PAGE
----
About LR parser versus LALR parser ... The parsing algorithm for an LALR parser is actually different than the parsing algorithm for an LR parser. An LALR parser has to save the reductions it makes in case of error recovery, whereas an LR parser does not have to save the reductions (it does not make any erroneous reductions). However, an SLR parser algorithm is the same as an LALR parser algorithm.

Finally ... LALR parsers can be used for context-sensitive languages, like C++, if the parser generator has advanced capability for integrating symbol-table lookups with dynamic grammar symbols. I'm pretty sure ANTLR has this capability. I know that my parser generator has this advanced feature. So I don't think Wikipedia should say that LALR is not good for C++ type languages.

Paul B Mann


—Preceding unsigned comment added by Paulbmann (talkcontribs) 22:12, 9 September 2009 (UTC)

Merger proposal[edit]

The following is a closed discussion of the proposal. Please do not modify it. Subsequent comments should be made in a new section on the talk page. No further edits should be made to this section.

The result of the proposal was no consensus to merge.
--Yellowdesk (talk) 14:05, 24 November 2011 (UTC)



There's no need to have one page for LALR parser and another for LALR parser generator. Once fully developed, these two articles are certain to have more similarities than differences. --Doradus (talk) 02:39, 23 February 2010 (UTC)

  • I think it's OK to have a separate page for LALR parser generator. A program that generates a parser is quite different from a parser. People have a lot of trouble figuring out this concept, computer generated software. If the two drastically different programs are combined into one page, the people will be more confused than ever. -- Paul B Mann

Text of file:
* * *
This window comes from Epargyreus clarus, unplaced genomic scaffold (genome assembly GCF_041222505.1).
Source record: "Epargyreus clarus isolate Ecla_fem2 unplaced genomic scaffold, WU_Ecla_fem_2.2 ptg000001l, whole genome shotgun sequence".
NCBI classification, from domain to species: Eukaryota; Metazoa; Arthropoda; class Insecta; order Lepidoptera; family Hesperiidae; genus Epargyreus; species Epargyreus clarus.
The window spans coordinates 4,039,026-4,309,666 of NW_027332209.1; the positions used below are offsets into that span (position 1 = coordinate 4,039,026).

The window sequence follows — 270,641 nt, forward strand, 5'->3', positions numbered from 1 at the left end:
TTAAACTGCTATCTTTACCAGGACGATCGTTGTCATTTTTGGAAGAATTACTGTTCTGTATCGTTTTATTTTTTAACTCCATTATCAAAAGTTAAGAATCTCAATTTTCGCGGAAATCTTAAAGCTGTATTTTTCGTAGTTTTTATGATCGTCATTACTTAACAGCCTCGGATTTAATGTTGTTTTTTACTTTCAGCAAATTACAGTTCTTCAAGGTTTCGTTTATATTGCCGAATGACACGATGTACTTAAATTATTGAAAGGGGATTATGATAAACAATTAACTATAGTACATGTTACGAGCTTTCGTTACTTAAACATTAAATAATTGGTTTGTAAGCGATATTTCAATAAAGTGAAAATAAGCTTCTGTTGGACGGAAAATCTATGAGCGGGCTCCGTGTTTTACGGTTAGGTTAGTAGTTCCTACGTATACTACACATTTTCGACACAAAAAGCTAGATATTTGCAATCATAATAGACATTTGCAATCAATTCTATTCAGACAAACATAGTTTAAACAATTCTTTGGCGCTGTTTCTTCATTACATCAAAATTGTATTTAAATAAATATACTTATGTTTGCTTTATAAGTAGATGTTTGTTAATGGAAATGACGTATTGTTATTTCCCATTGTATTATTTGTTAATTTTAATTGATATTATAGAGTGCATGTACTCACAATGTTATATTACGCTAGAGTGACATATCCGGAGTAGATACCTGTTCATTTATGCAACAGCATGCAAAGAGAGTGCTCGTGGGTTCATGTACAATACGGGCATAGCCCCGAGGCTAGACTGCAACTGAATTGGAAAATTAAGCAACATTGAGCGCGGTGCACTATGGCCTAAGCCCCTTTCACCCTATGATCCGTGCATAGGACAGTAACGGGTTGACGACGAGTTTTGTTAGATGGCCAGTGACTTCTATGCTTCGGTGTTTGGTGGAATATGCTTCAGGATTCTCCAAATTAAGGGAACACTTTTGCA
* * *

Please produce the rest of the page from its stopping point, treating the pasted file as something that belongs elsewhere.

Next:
• I think the parser generator can be a section here. Sae1962 (talk) 12:27, 8 March 2011 (UTC)
  • Oppose parser generators are distinct from, have quite different use cases, and have a very different history. If we develop these articles to a size where they'll cover the same ground, they'll also have enough detail to be even more distinct. Andy Dingley (talk) 00:10, 23 August 2011 (UTC)
The above discussion is preserved as an archive of the proposal. Please do not modify it. Subsequent comments should be made in a new section on this talk page. No further edits should be made to this section.
From my talk page. As the merge was rejected, the generator article has no been prodded.
The time has come.

I almost just redirected it, given that it's at the very least a valid alternative title and currently largely a duplicate article. But after I checked "what links here" and found the merger discussion I thought that I'd instead let you know that your opportunity to shine, and to demonstrate what you envisaged last year, has come. ☺ Uncle G (talk) 14:17, 29 June 2012 (UTC)

This is not an alternative name. No question about it. The two concepts are quite different: one is a tool, the another is a different tool, used to make examples of the first (it's easier to do it this way). There is no justification to merge because they're "the same thing" or "alternate names". That's simply incorrect.
There is an argument (which I don't support, but I do recgonise it) that these are very closely related. One indeed cannot exist without the other. If we also recognise that the current article state (NB, current article state, not topic or potential state) explains little difference, then there is an argument on that narrow basis alone for merging. The resultant article would have to have two enormous sections within it that are quite separate. You might argue (with some justification) that this is the most readable article structure -- however these are still two different topics, on two different tools, and need to be treated as such.
The literature on these is vast, and there is no issue of sourcing. Andy Dingley (talk) 15:26, 29 June 2012 (UTC)